Visiting author encourages local food

Joshua Farmer

The director of the Green Mountain College Farm and Food Project spoke to Appalachian State students Monday night in Plemmons Student Union about locally produced food.

Philip Ackerman-Leist, the director, shared ideas from his new book titled, “Rebuilding the Foodshed: How to Create Local Sustainable and Secure Food Systems.”

Ackerman-Leist shared his insights on the national food industry’s shortcomings based on two decades of experience working on farms, in sustainability classrooms, and with regional food system collaborators.

Using Watauga County as an example of a regional foodshed, Ackerman-Leist approached students with the idea that supporting local farmers and food producers consequently strengthens the local economy, thereby improving community living standards over time.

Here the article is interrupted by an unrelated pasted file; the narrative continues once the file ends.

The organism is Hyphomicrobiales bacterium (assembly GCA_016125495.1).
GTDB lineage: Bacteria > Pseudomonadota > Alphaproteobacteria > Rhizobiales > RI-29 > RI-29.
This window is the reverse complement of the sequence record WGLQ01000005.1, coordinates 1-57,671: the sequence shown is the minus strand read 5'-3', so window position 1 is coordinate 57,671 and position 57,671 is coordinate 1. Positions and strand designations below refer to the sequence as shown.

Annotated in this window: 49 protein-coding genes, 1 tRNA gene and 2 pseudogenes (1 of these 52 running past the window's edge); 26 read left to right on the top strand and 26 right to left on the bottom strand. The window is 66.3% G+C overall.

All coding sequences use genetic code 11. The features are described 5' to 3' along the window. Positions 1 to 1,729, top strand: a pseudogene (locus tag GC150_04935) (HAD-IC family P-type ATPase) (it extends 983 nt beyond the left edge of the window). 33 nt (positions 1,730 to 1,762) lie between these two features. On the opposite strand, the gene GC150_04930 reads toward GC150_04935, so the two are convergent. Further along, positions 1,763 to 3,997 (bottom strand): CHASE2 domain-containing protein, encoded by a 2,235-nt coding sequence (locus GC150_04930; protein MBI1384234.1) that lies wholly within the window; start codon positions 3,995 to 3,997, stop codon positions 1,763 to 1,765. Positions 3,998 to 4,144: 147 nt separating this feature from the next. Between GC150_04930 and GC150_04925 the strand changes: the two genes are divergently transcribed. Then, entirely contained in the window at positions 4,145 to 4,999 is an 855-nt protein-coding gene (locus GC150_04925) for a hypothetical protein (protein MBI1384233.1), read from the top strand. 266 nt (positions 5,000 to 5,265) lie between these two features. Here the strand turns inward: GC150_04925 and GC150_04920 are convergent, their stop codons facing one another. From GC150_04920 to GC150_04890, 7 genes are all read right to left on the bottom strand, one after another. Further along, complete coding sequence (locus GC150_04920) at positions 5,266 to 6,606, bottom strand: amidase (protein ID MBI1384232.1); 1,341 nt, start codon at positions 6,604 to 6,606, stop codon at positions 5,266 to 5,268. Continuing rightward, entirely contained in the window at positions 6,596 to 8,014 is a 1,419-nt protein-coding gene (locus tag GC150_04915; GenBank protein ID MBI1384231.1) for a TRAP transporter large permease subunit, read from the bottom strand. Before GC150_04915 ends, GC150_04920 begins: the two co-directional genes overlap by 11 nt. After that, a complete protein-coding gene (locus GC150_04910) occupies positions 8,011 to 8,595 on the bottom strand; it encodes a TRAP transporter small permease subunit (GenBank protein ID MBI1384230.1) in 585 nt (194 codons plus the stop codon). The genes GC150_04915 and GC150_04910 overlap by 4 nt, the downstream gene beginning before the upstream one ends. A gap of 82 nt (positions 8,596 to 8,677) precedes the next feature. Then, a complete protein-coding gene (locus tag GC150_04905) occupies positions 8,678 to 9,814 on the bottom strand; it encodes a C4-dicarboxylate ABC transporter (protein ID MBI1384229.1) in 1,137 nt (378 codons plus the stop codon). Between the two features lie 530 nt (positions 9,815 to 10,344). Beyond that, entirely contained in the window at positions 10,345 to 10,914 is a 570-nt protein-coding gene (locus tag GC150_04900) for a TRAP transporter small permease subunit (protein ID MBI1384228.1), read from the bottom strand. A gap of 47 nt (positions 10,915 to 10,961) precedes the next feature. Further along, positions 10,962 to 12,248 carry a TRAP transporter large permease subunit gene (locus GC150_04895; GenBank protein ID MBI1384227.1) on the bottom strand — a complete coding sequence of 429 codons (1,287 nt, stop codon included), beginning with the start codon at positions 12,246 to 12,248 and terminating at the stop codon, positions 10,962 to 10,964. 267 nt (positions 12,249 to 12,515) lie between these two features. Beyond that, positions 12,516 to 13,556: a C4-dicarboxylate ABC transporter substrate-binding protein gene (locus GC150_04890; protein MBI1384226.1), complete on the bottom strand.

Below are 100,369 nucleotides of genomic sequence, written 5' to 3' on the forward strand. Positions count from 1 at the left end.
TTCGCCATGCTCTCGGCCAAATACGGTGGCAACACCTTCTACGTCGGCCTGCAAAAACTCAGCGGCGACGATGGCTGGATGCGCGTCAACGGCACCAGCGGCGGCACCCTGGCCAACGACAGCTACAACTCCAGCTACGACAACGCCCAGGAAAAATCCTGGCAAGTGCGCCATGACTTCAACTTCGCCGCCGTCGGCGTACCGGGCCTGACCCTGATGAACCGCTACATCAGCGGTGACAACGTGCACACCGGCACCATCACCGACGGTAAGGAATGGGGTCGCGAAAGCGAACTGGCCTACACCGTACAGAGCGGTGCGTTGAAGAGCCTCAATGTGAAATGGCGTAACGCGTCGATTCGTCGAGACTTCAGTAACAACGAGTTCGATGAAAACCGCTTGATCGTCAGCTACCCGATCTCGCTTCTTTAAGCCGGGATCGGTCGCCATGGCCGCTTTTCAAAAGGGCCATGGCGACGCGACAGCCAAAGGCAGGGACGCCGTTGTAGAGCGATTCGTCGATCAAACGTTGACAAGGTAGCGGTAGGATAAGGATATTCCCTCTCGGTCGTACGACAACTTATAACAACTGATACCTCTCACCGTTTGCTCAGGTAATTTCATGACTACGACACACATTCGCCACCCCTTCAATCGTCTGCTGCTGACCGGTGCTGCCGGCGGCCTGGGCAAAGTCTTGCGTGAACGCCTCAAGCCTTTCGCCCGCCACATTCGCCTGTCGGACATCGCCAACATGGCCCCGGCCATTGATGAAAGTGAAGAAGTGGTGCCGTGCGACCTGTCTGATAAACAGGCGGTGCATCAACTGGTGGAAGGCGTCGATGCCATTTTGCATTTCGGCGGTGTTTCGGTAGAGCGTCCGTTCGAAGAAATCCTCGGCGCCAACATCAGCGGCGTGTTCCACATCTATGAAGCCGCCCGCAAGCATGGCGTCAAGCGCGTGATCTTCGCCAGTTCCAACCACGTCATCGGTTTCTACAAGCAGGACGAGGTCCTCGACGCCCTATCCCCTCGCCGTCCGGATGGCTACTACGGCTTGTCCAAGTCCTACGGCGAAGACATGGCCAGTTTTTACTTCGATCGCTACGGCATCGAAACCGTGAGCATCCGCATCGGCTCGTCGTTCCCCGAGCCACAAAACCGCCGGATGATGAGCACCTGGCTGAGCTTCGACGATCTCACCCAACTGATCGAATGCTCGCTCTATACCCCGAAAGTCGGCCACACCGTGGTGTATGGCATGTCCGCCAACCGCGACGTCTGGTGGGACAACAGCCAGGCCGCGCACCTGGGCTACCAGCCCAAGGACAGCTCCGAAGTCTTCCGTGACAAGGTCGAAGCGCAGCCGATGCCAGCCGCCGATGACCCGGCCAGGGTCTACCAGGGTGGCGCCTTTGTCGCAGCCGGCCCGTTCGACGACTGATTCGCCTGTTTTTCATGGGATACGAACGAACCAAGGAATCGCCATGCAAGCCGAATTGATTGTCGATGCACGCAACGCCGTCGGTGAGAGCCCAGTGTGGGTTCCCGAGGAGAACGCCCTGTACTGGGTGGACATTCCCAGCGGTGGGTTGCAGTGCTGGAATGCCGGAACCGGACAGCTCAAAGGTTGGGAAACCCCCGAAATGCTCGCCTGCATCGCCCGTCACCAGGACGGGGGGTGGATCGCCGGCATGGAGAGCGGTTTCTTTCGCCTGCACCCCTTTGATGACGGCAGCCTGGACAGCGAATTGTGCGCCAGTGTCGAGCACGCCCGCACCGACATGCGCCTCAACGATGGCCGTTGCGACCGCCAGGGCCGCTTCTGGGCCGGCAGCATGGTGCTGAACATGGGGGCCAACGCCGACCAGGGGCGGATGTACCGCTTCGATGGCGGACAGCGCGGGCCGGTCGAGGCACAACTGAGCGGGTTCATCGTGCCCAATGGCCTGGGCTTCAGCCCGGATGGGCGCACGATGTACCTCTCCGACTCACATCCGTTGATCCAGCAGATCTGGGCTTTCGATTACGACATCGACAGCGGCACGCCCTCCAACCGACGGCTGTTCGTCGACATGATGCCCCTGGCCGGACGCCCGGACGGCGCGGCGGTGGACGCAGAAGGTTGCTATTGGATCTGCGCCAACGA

Ackerman-Leist cited Watauga County’s seasonal farmer’s market, located at the Horn in the West, between May and October and local food providers as grassroots solutions toward improving the overall quality of food and decreasing energy demands required to transport it.

“Students have power in numbers, and programs such as ‘The Real Food Challenge’ can help mobilize like-minded individuals to work towards more efficient and sustainable local foodsheds,” Ackerman-Leist said.

Ackerman-Leist addressed questions about the importance of buying organic, and whether it was in students’ best interests to pay extra for.

More than one third of energy consumed on U.S. farms is attributed to the use of pesticides and fertilizer—additives that make foods inorganic, Ackerman-Leist said.

Philip Ackerman-Leist’s newest book, “Rebuilding the Foodshed: How to Create Local Sustainable and Secure Food Systems,” is available in the University Bookstore.

Story: NOLEN NYCHAY, Intern News Reporter